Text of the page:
In a social security case, the determination of how much time an attorney can reasonably spend on a case "will always depend on case-specific factors including, among others, the complexity of the legal issues, the procedural history, the size of the record, and when counsel was retained." Id. at 1136. Because "lawyers are not likely to spend unnecessary time on contingency fee cases" due to the uncertainty of payment, "courts should generally defer to the winning lawyer's professional judgment as to how much time he was required to spend on the case." Id. (internal quotation marks omitted).

         Although the Commissioner agreed that the ALJ erred, the decision to remand for benefits or additional proceedings is assessed under a three-part test and ultimately rests in the discretion of the Court. See Treichler v. Comm'r, 775 F.3d 1090, 1100 (2014) ("credit-as-true" rule has three steps); Franke v. Colvin, No. 6:14-CV-01903-AC, 2015 WL 7733464, at *2 (D. Or. Nov. 9, 2015) (decision whether to remand for additional proceedings or for an award of benefits is a decision within the discretion of the court) (citing Harman v. Apfel, 211 F.3d 1172, 1177-78 (9th Cir. 2000), adopted by J. Mosman, 2015 WL 7722416 (D. Or. Nov. 30, 2015). Making the appropriate remand disposition often involves a substantive evaluation of the ALJ's decision. That is, the concession of error does not obviate the need for a thorough and substantive assessment of the ALJ's decision. Typically, there are reasonable arguments from both the Commissioner and the claimant regarding whether the record is or is not fully developed, whether further administrative proceedings would or would not serve a useful purpose, and whether the ALJ would be required to find the claimant disabled if improperly discredited evidence is credited as true.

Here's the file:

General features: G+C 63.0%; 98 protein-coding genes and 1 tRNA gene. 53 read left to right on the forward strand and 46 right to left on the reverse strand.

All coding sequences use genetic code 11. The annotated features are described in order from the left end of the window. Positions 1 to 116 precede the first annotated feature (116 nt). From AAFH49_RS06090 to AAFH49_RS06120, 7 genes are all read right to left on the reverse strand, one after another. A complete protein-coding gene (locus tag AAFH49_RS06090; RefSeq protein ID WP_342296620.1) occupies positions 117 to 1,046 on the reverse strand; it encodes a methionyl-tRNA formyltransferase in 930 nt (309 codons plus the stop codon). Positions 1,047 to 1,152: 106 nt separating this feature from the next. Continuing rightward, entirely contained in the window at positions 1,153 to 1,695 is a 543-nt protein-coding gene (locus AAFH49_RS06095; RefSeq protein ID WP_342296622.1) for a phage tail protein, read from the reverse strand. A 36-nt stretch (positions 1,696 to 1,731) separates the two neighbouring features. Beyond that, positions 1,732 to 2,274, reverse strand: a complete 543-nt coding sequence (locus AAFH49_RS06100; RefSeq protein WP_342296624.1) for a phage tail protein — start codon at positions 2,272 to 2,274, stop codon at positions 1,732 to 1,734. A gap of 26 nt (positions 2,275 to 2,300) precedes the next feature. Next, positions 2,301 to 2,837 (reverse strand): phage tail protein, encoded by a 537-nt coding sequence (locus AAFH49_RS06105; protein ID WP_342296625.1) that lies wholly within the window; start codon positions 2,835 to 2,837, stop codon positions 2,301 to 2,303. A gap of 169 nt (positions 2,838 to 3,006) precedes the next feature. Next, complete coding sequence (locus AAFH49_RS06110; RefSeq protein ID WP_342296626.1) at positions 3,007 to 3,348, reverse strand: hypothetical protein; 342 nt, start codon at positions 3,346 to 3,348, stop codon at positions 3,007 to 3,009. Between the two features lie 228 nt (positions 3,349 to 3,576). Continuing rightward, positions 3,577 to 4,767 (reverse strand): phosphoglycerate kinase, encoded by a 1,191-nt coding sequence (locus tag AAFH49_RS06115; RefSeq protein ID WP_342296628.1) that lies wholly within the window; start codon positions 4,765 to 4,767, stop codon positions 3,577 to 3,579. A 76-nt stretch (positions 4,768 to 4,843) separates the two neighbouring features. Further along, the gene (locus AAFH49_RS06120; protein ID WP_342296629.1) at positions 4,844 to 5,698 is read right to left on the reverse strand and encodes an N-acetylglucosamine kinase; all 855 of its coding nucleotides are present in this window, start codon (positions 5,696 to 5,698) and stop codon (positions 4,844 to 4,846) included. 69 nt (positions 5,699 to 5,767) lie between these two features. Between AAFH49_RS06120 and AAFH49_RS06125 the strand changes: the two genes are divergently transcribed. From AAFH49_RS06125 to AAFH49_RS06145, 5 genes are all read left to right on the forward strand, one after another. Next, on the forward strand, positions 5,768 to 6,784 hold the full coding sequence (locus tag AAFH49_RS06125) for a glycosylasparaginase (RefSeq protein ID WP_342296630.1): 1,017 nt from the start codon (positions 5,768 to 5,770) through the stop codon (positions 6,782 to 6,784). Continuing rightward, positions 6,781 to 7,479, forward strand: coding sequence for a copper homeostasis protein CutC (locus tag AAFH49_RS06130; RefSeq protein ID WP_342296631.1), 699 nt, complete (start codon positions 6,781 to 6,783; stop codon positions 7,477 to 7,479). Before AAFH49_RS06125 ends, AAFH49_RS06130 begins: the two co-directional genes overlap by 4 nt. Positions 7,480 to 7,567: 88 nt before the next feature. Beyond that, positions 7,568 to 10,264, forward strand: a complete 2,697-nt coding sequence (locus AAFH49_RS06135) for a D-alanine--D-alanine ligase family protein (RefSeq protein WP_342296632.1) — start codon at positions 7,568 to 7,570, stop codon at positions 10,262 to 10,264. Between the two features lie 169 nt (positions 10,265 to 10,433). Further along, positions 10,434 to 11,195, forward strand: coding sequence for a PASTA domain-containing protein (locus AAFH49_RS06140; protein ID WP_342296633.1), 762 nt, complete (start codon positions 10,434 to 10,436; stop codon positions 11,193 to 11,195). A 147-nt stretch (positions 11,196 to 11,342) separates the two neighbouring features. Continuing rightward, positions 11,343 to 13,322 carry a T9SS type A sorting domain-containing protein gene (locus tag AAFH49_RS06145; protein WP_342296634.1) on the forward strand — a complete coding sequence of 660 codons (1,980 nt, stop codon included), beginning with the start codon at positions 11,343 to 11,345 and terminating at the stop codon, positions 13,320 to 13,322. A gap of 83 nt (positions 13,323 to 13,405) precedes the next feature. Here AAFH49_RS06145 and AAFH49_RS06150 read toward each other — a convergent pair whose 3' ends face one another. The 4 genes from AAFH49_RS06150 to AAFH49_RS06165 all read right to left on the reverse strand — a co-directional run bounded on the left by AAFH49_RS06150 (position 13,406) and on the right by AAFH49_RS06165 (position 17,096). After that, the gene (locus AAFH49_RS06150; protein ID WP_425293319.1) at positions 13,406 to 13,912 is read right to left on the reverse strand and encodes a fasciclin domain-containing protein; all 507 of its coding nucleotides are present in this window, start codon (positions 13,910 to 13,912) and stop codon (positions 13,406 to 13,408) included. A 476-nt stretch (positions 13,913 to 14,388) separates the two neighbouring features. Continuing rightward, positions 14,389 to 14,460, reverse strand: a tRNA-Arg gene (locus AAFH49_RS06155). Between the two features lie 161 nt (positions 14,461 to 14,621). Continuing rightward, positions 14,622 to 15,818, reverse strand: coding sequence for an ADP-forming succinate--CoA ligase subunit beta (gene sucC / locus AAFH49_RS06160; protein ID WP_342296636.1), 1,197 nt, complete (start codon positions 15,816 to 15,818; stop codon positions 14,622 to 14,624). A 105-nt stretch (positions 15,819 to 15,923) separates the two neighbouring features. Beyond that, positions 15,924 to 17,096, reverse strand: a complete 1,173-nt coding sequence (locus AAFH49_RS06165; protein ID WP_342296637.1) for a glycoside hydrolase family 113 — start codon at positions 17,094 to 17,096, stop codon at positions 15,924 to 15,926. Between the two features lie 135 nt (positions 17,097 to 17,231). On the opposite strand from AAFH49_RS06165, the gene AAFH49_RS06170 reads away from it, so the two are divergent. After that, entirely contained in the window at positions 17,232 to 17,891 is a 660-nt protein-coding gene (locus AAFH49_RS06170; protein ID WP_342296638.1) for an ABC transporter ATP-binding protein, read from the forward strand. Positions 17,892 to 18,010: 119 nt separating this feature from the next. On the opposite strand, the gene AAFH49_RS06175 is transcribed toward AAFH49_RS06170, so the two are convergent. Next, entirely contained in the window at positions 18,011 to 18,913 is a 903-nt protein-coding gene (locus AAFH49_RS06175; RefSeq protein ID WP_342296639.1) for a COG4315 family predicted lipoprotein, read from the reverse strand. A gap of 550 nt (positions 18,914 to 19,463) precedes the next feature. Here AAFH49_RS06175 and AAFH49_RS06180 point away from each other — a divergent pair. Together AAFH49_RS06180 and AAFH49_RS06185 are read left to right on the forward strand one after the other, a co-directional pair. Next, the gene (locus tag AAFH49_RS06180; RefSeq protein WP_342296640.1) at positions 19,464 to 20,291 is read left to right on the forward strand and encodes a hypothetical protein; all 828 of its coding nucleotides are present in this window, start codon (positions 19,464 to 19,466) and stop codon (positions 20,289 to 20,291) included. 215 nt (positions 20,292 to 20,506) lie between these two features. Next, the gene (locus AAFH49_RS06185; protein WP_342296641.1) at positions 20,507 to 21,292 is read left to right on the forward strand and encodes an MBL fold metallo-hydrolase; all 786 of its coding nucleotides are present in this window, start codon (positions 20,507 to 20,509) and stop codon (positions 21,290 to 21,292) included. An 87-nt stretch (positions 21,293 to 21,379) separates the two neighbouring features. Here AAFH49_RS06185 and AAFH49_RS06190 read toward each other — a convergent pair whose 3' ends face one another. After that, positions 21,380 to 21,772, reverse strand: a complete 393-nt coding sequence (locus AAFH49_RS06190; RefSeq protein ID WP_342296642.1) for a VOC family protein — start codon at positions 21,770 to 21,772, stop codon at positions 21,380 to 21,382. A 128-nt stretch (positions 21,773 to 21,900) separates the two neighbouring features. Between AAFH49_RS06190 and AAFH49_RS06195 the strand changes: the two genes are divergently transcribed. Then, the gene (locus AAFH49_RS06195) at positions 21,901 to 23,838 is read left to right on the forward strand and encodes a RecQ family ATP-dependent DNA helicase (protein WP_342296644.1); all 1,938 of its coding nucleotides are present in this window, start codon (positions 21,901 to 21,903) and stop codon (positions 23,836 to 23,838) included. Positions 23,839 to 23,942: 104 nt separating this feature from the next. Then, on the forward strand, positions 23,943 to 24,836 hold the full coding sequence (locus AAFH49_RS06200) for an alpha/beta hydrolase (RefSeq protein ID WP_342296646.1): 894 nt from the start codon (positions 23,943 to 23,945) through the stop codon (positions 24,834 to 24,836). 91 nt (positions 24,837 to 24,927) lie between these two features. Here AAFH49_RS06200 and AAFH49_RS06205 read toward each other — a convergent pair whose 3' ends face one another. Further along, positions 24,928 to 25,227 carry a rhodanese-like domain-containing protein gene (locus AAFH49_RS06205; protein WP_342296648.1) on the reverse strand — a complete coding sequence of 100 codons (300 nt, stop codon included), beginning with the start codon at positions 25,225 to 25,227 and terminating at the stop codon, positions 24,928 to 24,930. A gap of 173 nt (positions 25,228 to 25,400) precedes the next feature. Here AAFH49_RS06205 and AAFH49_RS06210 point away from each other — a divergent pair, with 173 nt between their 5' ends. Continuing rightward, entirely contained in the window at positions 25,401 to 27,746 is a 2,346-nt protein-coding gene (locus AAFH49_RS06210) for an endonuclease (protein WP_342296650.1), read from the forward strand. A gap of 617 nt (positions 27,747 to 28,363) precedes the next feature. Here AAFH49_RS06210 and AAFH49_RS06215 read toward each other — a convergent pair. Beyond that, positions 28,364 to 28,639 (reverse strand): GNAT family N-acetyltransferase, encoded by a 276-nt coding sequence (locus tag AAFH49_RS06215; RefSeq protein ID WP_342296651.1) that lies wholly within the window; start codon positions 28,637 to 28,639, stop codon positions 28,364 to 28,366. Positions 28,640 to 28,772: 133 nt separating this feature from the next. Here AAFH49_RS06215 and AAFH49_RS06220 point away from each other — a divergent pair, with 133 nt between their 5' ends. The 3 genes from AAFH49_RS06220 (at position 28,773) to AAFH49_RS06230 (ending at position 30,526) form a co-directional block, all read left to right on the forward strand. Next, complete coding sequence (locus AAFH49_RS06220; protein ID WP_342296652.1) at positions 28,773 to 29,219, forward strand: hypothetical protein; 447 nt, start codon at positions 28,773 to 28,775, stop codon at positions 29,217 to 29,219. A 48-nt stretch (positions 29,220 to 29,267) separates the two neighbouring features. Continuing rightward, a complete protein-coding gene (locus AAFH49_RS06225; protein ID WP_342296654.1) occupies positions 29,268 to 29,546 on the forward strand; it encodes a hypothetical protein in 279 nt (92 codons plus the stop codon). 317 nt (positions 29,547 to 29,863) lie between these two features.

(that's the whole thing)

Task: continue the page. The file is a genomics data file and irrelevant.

In this case, both Defendant and Plaintiff presented arguments on these issues. While Defendant ultimately prevailed and obtained a remand for additional proceedings, Plaintiff was successful in obtaining a favorable decision on some issues. For example, on the issue of whether the record was fully developed on the adaptive functioning part of the Listing 12.05C analysis at Step Three, I agreed with Plaintiff. As a result, this narrowed the issues to be considered on remand. Although Plaintiff did not obtain the relief he requested, his arguments in support of a remand for benefits were not unreasonable. Accordingly, the 7.2 hours Plaintiff spent on the Reply Memorandum are included as part of the EAJA award.

         CONCLUSION

         Plaintiff's motion for EAJA fees [22] is granted. Plaintiff is awarded attorney fees in the amount of $6, 860.30. Attorney fees shall be awarded to Plaintiff's attorney, dependent upon verification that Plaintiff has no debt which qualifies for offset against the awarded fees, pursuant to the Treasury Offset Program as discussed in Astrue v. Ratliff, 130 S.Ct. 2521 (2010).

         If Plaintiff has no such debt, then the check shall be made out to Plaintiffs attorney and mailed to Plaintiffs attorney's office as follows: Merrill Schneider, P.O. Box 14490, Portland, OR 97293. If Plaintiff has a debt, then the check for any remaining funds after offset of the debt shall be ...